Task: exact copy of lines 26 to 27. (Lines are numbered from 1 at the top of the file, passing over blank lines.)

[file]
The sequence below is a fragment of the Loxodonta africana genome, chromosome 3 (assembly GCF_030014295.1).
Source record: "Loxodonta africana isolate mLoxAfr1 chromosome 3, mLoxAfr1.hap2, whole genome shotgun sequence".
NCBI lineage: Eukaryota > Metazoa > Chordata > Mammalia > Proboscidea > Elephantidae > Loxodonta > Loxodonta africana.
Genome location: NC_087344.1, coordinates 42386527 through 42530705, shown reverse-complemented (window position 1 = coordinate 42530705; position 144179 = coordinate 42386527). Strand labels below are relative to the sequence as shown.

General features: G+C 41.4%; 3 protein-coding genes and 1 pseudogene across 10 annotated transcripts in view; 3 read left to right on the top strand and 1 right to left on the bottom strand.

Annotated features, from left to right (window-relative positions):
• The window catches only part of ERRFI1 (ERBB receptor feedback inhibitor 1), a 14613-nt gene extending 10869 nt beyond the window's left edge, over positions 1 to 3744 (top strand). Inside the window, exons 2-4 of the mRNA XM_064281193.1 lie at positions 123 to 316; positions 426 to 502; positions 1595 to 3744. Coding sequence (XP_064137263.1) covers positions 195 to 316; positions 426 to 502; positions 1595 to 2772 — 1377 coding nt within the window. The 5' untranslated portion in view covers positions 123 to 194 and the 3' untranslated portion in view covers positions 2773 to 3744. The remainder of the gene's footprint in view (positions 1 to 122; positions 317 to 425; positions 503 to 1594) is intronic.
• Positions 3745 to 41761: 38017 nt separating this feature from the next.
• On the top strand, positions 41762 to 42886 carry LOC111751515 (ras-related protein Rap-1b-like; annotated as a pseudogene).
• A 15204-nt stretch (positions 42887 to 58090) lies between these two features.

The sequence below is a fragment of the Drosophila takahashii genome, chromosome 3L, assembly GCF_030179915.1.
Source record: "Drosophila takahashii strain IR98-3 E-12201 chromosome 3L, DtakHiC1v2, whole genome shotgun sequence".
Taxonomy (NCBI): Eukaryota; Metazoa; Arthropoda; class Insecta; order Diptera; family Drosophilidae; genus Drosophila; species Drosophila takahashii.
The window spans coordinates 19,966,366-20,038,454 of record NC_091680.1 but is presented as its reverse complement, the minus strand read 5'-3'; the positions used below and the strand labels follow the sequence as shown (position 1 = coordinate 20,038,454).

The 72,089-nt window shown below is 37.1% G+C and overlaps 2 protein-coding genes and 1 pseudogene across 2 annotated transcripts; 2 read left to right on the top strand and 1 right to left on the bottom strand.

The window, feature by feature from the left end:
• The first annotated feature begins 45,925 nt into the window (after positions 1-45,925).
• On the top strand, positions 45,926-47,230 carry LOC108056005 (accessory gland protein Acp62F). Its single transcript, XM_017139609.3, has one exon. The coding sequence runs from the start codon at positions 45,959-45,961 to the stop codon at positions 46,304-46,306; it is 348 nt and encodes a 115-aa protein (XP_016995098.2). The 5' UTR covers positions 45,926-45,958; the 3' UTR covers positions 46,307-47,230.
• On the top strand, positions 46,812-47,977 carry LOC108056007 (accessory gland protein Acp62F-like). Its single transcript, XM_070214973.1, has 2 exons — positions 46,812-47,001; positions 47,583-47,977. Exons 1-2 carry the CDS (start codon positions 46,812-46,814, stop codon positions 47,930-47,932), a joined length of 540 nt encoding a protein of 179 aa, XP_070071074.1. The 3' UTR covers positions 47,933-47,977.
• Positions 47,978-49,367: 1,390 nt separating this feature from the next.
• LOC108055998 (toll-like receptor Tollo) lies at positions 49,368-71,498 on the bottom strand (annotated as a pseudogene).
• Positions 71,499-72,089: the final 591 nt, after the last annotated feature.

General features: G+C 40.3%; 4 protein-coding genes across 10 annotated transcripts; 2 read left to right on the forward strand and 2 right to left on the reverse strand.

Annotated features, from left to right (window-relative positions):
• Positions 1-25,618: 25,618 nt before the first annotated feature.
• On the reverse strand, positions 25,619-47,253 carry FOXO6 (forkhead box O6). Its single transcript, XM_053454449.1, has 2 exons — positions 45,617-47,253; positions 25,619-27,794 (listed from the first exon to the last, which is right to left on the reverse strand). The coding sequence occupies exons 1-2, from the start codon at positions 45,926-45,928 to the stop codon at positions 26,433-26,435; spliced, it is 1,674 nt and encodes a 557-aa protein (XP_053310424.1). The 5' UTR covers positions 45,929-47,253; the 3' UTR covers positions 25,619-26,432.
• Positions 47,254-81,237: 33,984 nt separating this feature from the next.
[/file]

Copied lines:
• On the reverse strand, positions 25,619-47,253 carry FOXO6 (forkhead box O6). Its single transcript, XM_053454449.1, has 2 exons — positions 45,617-47,253; positions 25,619-27,794 (listed from the first exon to the last, which is right to left on the reverse strand). The coding sequence occupies exons 1-2, from the start codon at positions 45,926-45,928 to the stop codon at positions 26,433-26,435; spliced, it is 1,674 nt and encodes a 557-aa protein (XP_053310424.1). The 5' UTR covers positions 45,929-47,253; the 3' UTR covers positions 25,619-26,432.
• Positions 47,254-81,237: 33,984 nt separating this feature from the next.